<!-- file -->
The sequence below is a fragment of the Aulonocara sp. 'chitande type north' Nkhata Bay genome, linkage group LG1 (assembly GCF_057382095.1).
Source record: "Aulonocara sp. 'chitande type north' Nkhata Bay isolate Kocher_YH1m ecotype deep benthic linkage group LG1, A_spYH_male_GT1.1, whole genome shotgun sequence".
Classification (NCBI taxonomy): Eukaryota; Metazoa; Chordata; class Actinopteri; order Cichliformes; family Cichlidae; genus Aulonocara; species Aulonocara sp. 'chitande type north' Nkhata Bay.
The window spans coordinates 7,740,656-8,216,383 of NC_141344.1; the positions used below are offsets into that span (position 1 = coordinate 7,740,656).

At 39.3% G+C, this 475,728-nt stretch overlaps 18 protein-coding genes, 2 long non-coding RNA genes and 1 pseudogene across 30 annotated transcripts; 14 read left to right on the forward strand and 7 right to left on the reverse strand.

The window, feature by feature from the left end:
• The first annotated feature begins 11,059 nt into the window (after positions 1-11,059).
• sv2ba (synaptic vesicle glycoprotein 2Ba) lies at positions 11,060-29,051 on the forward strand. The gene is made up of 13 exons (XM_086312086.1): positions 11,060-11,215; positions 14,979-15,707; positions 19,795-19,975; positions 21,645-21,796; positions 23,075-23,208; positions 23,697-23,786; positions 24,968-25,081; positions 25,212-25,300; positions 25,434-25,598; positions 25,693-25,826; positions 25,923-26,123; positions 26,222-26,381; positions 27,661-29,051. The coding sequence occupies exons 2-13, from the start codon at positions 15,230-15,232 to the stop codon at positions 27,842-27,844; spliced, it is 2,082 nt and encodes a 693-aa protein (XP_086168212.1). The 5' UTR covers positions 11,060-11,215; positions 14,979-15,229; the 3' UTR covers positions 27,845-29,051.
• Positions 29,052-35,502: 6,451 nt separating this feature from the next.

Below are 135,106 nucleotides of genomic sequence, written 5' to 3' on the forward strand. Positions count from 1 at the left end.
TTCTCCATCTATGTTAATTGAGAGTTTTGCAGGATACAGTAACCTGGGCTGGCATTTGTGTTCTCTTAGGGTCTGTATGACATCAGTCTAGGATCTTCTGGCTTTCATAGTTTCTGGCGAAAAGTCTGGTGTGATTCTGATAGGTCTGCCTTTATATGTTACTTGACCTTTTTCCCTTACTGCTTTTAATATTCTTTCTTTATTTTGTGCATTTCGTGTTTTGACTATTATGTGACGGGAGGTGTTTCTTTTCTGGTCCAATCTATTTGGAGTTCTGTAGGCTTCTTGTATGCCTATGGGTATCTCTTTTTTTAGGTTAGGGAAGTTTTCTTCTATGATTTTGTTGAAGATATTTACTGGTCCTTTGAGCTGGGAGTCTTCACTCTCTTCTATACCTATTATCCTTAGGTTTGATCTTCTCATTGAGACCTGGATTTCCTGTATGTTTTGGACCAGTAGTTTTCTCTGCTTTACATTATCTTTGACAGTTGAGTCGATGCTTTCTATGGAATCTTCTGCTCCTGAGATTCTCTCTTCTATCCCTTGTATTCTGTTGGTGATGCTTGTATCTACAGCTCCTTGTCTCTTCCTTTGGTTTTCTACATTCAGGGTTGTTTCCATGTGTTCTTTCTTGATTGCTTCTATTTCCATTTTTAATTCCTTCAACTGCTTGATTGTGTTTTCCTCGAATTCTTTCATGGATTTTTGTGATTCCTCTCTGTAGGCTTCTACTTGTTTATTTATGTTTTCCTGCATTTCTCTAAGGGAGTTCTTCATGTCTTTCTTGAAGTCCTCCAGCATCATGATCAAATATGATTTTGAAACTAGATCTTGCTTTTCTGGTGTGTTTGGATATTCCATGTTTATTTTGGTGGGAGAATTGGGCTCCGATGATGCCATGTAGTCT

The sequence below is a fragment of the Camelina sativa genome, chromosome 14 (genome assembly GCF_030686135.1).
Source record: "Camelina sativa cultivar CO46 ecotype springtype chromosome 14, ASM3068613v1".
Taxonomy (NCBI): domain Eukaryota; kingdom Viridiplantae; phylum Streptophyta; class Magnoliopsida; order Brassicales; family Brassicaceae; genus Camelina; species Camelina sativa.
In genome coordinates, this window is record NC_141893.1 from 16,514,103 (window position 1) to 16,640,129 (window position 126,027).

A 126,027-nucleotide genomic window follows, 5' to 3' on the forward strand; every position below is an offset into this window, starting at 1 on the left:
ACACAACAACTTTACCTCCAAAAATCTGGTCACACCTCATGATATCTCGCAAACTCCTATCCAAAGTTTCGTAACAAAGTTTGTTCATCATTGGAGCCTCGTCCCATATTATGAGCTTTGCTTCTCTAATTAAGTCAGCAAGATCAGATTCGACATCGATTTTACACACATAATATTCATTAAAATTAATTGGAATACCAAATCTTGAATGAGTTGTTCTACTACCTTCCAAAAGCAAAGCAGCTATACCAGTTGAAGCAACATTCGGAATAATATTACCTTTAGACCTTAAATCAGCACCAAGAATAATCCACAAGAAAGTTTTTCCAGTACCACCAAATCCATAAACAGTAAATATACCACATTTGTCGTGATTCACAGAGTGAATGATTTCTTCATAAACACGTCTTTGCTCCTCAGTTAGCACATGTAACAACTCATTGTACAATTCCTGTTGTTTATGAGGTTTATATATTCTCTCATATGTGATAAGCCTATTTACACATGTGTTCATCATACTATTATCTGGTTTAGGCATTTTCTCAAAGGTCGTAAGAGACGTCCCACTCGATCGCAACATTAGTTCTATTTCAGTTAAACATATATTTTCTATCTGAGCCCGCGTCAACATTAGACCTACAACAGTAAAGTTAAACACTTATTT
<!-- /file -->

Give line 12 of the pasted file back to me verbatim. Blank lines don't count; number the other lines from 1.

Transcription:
The sequence below is a fragment of the Camelina sativa genome, chromosome 14 (genome assembly GCF_030686135.1).